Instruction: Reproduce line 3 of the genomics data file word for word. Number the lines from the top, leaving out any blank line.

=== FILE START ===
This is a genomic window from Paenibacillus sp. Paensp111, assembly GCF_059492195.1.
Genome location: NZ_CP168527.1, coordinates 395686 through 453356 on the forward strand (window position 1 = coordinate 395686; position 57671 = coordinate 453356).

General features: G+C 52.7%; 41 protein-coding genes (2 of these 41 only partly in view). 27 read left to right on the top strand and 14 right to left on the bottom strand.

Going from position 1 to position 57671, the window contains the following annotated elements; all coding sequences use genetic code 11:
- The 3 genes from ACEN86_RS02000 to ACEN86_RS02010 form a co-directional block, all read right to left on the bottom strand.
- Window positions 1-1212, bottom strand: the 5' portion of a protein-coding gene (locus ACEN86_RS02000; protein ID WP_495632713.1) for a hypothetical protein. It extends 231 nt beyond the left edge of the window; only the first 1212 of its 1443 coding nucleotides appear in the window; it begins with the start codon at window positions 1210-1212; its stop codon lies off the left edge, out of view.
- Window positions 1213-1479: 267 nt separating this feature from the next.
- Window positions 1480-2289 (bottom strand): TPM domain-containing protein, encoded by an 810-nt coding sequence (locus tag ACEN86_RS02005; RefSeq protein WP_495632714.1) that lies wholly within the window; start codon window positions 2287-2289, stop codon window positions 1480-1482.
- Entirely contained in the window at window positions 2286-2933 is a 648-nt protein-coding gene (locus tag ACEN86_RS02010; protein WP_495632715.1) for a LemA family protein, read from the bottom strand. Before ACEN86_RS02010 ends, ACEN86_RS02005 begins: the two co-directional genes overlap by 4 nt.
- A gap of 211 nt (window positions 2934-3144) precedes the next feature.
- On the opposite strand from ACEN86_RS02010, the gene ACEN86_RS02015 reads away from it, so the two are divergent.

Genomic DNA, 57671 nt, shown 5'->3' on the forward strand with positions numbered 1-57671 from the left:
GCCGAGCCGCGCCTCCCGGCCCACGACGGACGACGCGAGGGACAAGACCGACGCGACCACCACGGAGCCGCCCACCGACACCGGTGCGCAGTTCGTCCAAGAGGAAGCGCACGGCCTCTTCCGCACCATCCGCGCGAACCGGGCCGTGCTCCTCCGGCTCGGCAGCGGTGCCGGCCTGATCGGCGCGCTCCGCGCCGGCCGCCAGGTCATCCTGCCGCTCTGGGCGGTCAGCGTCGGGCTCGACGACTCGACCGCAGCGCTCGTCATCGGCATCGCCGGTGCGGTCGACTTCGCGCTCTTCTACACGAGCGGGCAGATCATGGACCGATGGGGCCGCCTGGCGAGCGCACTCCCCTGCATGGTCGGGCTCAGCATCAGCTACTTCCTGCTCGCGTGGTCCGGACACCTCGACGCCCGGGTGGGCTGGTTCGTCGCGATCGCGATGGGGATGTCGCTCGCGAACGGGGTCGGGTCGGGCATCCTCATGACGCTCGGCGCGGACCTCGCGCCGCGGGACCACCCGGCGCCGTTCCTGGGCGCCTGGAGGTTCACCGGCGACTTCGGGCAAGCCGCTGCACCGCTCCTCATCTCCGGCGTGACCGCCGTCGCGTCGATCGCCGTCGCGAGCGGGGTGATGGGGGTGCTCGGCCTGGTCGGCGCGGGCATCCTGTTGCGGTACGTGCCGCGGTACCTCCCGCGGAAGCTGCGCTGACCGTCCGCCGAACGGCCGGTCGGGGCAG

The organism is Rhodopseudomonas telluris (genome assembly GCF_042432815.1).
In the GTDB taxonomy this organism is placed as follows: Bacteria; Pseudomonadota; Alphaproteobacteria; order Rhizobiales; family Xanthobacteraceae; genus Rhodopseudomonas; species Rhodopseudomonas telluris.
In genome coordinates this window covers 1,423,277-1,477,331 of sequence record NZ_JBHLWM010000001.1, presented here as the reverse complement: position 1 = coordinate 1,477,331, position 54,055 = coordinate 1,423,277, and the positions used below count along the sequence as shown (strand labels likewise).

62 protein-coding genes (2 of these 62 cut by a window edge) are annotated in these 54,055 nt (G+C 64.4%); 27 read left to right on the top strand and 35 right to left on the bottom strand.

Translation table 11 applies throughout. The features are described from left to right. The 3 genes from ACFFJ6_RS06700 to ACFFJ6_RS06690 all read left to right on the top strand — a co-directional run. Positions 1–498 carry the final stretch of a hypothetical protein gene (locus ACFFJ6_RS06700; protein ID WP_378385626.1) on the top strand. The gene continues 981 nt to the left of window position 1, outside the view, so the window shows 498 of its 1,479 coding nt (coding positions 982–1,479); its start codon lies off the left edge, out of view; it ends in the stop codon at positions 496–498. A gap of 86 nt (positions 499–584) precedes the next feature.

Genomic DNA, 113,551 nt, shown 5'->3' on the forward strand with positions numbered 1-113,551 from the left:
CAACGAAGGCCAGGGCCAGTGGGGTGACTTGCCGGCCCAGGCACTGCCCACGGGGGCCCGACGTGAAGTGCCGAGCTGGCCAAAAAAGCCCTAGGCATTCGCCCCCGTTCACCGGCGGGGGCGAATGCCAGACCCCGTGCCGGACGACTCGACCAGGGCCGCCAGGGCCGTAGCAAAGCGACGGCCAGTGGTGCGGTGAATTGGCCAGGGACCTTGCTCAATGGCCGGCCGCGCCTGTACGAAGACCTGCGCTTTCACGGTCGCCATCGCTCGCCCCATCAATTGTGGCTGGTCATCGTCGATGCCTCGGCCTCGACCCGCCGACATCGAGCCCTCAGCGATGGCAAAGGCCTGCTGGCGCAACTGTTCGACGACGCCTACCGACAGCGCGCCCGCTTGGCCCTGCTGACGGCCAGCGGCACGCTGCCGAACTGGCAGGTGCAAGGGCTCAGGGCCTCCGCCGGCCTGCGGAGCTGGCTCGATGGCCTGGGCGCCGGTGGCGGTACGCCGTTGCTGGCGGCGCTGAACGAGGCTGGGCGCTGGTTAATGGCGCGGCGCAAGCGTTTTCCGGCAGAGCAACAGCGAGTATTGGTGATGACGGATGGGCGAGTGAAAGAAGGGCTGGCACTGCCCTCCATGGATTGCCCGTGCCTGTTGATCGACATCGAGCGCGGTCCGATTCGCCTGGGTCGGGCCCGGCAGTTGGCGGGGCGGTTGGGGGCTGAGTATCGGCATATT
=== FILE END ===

General features: G+C 52.7%; 41 protein-coding genes (2 of these 41 only partly in view). 27 read left to right on the top strand and 14 right to left on the bottom strand.